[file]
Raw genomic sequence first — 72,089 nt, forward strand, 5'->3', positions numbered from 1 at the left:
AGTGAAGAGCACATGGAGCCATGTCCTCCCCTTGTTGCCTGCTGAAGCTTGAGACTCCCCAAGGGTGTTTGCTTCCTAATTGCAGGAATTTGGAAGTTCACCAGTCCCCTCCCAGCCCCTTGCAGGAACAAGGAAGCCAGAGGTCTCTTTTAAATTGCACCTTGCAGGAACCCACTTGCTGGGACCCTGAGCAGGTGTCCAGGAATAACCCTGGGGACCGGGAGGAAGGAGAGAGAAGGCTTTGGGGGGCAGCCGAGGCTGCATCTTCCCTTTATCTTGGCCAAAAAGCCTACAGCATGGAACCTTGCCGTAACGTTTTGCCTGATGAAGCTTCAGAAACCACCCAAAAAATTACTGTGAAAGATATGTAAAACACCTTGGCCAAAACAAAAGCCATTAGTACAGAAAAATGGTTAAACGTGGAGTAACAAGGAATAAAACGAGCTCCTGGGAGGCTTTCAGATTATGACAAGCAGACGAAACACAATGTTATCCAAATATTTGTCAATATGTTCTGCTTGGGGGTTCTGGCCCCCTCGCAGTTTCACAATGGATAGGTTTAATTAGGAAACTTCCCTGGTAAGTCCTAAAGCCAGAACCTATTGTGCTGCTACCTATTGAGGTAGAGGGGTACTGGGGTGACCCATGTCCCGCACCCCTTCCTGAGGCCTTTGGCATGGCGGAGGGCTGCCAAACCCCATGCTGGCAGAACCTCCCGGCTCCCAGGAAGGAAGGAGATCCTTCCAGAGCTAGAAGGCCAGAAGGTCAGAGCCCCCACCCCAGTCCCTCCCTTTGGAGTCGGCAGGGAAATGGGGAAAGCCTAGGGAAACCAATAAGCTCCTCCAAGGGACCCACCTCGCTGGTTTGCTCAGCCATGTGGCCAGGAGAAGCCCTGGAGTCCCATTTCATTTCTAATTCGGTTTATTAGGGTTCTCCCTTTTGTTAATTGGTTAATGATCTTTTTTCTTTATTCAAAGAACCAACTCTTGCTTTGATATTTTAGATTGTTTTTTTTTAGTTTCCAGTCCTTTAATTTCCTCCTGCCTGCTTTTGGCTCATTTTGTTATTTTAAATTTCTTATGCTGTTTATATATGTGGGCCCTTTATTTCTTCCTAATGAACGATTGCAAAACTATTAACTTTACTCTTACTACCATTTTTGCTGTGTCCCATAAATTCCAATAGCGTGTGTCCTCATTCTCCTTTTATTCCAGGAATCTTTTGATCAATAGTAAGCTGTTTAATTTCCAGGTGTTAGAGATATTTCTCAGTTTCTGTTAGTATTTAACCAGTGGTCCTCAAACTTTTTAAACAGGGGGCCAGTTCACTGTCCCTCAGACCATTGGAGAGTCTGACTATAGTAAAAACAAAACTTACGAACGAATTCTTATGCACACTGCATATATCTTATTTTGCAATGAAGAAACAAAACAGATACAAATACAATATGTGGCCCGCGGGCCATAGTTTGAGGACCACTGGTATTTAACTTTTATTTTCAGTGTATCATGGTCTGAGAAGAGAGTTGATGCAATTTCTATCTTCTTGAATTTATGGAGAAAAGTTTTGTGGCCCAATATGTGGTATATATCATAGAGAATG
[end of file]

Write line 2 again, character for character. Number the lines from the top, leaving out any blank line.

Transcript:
AGTGAAGAGCACATGGAGCCATGTCCTCCCCTTGTTGCCTGCTGAAGCTTGAGACTCCCCAAGGGTGTTTGCTTCCTAATTGCAGGAATTTGGAAGTTCACCAGTCCCCTCCCAGCCCCTTGCAGGAACAAGGAAGCCAGAGGTCTCTTTTAAATTGCACCTTGCAGGAACCCACTTGCTGGGACCCTGAGCAGGTGTCCAGGAATAACCCTGGGGACCGGGAGGAAGGAGAGAGAAGGCTTTGGGGGGCAGCCGAGGCTGCATCTTCCCTTTATCTTGGCCAAAAAGCCTACAGCATGGAACCTTGCCGTAACGTTTTGCCTGATGAAGCTTCAGAAACCACCCAAAAAATTACTGTGAAAGATATGTAAAACACCTTGGCCAAAACAAAAGCCATTAGTACAGAAAAATGGTTAAACGTGGAGTAACAAGGAATAAAACGAGCTCCTGGGAGGCTTTCAGATTATGACAAGCAGACGAAACACAATGTTATCCAAATATTTGTCAATATGTTCTGCTTGGGGGTTCTGGCCCCCTCGCAGTTTCACAATGGATAGGTTTAATTAGGAAACTTCCCTGGTAAGTCCTAAAGCCAGAACCTATTGTGCTGCTACCTATTGAGGTAGAGGGGTACTGGGGTGACCCATGTCCCGCACCCCTTCCTGAGGCCTTTGGCATGGCGGAGGGCTGCCAAACCCCATGCTGGCAGAACCTCCCGGCTCCCAGGAAGGAAGGAGATCCTTCCAGAGCTAGAAGGCCAGAAGGTCAGAGCCCCCACCCCAGTCCCTCCCTTTGGAGTCGGCAGGGAAATGGGGAAAGCCTAGGGAAACCAATAAGCTCCTCCAAGGGACCCACCTCGCTGGTTTGCTCAGCCATGTGGCCAGGAGAAGCCCTGGAGTCCCATTTCATTTCTAATTCGGTTTATTAGGGTTCTCCCTTTTGTTAATTGGTTAATGATCTTTTTTCTTTATTCAAAGAACCAACTCTTGCTTTGATATTTTAGATTGTTTTTTTTTAGTTTCCAGTCCTTTAATTTCCTCCTGCCTGCTTTTGGCTCATTTTGTTATTTTAAATTTCTTATGCTGTTTATATATGTGGGCCCTTTATTTCTTCCTAATGAACGATTGCAAAACTATTAACTTTACTCTTACTACCATTTTTGCTGTGTCCCATAAATTCCAATAGCGTGTGTCCTCATTCTCCTTTTATTCCAGGAATCTTTTGATCAATAGTAAGCTGTTTAATTTCCAGGTGTTAGAGATATTTCTCAGTTTCTGTTAGTATTTAACCAGTGGTCCTCAAACTTTTTAAACAGGGGGCCAGTTCACTGTCCCTCAGACCATTGGAGAGTCTGACTATAGTAAAAACAAAACTTACGAACGAATTCTTATGCACACTGCATATATCTTATTTTGCAATGAAGAAACAAAACAGATACAAATACAATATGTGGCCCGCGGGCCATAGTTTGAGGACCACTGGTATTTAACTTTTATTTTCAGTGTATCATGGTCTGAGAAGAGAGTTGATGCAATTTCTATCTTCTTGAATTTATGGAGAAAAGTTTTGTGGCCCAATATGTGGTATATATCATAGAGAATG